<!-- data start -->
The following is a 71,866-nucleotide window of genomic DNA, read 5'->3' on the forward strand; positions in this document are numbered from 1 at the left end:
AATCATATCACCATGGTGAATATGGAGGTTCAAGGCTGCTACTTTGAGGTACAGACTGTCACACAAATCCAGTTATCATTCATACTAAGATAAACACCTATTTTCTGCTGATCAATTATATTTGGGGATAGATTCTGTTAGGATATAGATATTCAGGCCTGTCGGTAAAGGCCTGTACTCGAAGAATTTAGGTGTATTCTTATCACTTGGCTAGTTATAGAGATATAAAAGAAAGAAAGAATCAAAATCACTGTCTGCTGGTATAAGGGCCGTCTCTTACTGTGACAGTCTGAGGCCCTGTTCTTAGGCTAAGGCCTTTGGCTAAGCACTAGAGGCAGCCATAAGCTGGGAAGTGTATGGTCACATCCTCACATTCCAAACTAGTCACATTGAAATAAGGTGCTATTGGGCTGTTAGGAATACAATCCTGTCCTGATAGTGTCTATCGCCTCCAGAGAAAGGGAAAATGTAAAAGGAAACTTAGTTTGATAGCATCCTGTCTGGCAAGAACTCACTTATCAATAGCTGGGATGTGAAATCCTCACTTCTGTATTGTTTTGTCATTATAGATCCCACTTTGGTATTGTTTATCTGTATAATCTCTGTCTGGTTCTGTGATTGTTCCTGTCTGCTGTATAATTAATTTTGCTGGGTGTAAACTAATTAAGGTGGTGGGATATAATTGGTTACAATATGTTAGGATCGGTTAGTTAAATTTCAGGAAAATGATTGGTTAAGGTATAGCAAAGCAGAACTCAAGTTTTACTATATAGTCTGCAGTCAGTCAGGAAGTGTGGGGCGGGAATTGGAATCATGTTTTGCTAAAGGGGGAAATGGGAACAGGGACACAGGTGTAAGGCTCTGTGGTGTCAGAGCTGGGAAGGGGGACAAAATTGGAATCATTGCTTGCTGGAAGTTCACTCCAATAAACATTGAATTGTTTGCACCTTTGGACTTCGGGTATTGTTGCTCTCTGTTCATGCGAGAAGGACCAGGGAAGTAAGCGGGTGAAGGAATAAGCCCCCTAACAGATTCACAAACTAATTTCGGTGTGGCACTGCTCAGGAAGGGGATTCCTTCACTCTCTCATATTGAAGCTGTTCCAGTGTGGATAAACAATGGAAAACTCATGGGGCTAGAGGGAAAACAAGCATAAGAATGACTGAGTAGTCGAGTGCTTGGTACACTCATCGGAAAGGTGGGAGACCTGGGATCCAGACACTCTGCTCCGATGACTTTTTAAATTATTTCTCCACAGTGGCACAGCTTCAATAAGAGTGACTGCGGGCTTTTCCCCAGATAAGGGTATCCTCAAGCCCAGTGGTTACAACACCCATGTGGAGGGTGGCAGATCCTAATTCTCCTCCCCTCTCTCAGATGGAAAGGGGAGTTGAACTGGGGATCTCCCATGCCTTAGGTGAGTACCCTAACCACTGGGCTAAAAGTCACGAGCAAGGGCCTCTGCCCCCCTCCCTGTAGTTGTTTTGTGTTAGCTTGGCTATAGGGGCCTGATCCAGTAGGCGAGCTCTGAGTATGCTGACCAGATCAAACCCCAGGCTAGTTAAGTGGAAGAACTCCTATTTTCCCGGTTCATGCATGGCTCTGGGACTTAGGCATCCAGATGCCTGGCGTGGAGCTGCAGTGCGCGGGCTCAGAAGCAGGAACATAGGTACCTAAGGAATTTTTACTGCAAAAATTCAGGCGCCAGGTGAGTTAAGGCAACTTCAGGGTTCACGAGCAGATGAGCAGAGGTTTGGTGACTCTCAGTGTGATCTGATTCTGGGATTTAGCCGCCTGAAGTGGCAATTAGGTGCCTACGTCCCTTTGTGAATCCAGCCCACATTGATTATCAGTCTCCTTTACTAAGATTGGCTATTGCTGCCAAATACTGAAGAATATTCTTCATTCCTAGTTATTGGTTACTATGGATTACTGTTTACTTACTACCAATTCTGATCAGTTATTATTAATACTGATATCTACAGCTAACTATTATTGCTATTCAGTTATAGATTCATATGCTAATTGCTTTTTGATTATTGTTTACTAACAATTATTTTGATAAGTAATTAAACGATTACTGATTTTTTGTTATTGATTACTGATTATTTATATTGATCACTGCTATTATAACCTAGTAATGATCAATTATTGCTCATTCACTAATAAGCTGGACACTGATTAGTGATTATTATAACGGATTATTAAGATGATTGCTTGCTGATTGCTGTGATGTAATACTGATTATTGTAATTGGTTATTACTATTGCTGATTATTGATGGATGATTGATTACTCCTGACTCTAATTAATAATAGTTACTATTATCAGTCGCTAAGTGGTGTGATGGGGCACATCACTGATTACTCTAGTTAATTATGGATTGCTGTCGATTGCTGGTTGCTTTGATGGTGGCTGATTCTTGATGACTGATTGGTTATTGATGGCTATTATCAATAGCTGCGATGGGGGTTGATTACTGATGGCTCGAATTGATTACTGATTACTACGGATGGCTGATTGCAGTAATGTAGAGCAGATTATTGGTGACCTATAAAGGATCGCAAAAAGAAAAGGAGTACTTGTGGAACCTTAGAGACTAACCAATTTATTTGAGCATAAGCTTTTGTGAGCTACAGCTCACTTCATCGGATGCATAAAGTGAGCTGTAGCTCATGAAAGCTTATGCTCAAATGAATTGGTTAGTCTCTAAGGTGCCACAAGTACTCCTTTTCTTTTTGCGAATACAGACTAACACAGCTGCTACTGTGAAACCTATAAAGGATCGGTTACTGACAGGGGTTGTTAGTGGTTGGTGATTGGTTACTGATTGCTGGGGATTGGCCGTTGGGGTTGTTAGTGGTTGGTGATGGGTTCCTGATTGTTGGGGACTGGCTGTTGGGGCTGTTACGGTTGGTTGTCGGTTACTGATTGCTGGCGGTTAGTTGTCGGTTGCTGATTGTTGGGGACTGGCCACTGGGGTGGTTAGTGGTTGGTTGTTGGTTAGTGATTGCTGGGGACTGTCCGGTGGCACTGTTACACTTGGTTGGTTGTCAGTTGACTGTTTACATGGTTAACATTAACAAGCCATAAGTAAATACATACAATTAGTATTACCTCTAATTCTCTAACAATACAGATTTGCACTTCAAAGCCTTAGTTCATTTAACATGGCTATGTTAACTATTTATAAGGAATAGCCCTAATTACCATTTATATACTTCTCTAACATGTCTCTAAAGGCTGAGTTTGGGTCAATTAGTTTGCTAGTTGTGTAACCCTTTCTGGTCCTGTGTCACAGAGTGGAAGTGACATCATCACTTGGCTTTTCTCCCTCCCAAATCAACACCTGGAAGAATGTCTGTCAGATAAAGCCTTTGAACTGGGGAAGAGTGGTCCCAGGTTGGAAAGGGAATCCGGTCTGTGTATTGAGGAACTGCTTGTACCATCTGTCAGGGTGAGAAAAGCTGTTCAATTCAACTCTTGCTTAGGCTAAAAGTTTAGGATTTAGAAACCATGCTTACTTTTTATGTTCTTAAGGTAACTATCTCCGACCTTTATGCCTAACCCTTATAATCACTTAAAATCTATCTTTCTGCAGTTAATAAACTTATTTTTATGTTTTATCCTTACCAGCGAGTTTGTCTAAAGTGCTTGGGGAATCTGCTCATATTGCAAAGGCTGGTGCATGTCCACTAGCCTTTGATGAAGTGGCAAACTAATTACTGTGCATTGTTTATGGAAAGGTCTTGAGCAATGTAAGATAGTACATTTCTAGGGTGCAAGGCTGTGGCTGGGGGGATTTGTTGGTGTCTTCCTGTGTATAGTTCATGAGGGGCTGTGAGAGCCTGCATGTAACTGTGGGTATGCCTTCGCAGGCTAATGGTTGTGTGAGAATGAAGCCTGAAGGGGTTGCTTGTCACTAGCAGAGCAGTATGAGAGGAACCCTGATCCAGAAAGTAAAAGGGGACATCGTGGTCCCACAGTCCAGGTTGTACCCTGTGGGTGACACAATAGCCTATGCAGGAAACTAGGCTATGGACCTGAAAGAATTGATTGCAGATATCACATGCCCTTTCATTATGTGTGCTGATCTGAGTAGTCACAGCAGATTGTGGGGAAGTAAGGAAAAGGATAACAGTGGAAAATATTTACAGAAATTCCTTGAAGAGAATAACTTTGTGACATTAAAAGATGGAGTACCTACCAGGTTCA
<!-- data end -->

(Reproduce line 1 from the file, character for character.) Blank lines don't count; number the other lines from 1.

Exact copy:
The following is a 71,866-nucleotide window of genomic DNA, read 5'->3' on the forward strand; positions in this document are numbered from 1 at the left end: